June 21, 2010

Highly recommended book...



I love books that take me behind the scenes to find out what really happened. And I love books that explain tricky things in a way I can understand. And I love mysteries and whodunits. AND, I love to witness that rarest of treats, the downfall of the wicked. SO, this book, The Hockey Stick Illusion, by A. W.Montford, is pure jam to me.

Did you ever wonder how climatologists can tell us things about the climate of the world many centuries ago? When there were no thermometers or weather stations? They use various "proxy data," such as isotope counts in ice cores or lake-bed cores. Also dendrochronology, which is the study of tree rings. But this is a very tricky and controversial business, and it involves intense statistical analysis of masses of very noisy data.

In 1998, an obscure young climatologist named Michael Mann wrote a paper claiming that global temperatures over the last 1,000 years had been very stable until there was a sharp upturn in the latter 20th Century. The graph he presented looked like a hockey stick—a long straight handle, then a sharp turn upwards that formed the blade.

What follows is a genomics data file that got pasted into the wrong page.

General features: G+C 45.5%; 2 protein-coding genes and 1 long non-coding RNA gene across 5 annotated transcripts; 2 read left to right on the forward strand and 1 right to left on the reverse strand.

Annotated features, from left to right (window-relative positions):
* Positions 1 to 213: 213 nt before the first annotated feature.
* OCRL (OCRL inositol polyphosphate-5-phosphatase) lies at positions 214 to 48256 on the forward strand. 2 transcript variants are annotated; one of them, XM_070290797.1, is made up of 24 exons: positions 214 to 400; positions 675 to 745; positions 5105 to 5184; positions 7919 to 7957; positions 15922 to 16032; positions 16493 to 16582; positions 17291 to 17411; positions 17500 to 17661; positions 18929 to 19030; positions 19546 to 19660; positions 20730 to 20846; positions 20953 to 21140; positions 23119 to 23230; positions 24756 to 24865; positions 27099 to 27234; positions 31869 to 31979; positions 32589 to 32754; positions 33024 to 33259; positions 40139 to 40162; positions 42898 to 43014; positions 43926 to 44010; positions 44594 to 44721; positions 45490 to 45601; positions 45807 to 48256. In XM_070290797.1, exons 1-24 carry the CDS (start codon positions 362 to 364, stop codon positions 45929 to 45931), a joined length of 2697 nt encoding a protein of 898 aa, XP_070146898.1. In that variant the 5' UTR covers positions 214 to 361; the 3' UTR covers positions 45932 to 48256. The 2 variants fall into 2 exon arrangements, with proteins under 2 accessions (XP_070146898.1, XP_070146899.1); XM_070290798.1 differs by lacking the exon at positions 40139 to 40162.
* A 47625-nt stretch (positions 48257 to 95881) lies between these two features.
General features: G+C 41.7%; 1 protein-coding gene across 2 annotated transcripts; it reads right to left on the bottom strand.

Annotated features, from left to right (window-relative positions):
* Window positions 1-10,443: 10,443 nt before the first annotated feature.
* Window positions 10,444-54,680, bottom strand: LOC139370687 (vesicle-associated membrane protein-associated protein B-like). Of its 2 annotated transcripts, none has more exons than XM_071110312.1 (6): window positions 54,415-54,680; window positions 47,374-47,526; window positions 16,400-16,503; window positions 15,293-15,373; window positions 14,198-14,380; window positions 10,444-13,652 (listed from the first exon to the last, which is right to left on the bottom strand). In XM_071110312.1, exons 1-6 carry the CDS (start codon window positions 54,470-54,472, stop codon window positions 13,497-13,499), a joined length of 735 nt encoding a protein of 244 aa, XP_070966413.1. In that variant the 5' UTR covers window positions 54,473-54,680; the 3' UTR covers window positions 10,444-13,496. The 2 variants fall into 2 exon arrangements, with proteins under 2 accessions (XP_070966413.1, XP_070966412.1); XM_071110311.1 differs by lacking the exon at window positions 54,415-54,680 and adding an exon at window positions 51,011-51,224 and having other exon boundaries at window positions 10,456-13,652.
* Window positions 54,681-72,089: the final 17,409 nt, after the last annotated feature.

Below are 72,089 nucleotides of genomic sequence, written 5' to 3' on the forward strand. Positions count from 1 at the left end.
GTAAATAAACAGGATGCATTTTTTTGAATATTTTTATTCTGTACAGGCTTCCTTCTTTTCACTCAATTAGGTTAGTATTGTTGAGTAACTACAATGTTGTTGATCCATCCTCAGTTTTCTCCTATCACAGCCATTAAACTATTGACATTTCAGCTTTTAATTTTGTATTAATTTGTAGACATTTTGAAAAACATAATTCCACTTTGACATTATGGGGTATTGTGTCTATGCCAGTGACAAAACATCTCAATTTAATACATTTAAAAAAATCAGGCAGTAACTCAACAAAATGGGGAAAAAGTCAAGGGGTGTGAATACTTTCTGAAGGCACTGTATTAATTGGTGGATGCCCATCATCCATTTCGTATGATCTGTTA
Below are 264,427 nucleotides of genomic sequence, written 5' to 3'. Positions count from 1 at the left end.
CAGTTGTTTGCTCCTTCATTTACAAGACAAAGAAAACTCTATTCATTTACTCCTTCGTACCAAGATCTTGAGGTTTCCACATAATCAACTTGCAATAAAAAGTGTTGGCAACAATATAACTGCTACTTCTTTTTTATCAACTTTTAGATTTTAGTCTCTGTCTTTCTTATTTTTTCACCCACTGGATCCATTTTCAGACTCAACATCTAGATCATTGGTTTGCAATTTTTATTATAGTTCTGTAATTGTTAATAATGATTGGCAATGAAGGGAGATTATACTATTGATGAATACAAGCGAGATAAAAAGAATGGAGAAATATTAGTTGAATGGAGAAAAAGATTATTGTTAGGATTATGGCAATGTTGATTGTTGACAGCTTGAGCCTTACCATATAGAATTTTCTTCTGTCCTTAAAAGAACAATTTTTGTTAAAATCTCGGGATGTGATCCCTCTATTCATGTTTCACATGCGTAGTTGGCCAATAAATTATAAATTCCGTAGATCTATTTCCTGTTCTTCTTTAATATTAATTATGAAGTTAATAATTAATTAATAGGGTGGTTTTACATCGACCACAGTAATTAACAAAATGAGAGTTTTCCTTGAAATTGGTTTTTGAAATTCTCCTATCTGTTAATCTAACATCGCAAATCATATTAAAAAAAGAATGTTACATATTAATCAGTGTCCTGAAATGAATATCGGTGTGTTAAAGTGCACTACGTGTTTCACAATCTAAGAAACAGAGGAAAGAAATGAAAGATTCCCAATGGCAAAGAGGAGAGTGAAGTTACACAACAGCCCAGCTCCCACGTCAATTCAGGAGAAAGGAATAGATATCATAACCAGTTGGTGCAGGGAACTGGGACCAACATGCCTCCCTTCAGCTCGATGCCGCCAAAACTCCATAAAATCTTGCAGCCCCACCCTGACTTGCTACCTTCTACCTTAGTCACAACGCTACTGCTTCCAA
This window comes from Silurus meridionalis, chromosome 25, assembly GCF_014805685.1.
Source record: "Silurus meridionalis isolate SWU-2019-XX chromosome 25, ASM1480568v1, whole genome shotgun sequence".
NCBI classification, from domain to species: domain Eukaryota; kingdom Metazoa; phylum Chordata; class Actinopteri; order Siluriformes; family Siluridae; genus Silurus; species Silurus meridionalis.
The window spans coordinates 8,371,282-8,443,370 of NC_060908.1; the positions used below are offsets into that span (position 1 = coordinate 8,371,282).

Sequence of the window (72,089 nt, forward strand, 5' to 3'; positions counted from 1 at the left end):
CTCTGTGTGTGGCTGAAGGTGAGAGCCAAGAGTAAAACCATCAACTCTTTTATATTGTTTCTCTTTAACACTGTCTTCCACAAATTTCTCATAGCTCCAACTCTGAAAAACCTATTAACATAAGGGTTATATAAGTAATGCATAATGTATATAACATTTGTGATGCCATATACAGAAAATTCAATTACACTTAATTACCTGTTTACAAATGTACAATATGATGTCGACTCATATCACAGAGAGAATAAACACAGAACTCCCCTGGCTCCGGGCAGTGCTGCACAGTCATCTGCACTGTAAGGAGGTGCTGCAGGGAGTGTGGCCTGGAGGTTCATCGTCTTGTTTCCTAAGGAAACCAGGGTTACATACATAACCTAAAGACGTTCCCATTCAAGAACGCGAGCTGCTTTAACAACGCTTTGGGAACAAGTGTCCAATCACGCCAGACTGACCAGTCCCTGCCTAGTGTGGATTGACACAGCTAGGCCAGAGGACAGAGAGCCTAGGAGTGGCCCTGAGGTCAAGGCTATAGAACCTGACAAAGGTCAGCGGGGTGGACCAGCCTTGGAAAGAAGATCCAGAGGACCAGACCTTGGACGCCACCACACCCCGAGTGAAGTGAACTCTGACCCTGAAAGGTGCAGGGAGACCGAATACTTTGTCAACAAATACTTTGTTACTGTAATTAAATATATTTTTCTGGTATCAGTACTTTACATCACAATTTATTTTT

This was fairly outrageous since the consensus view had always included the Medieval Warm Period, when temperatures were higher than now, and farms flourished in Greenland, and winemaking in England. Mann ought to have been greeted with extreme skepticism. Instead he was lauded, and his graph instantly became an icon of AGW—the theory of Anthropogenic Global Warming.

Why? Because the hockey stick was a "Reichstag Fire" for the leftists and fake-environmentalists who are dreaming of unprecedented power-grabs.

Enter Steve McIntyre. Once upon a time there was a brilliant young Canadian lad who planned to go to MIT for a PhD in Math. Family problems sent him into the business world instead, and he became a mining executive, using his statistics talent to delve into thousands of mining proposals. He saw the hockey stick, and immediately thought of many bogus schemes he had seen. They tended to have the shape of.... hockey sticks!

The book is the story of McIntyre's relentless insurgency fought in tangled thickets of statistical analysis. Which the author manages to make crystal clear, and utterly fascinating. (I blogged about one skirmish of the war here.)

Posted by John Weidner at June 21, 2010 9:03 AM
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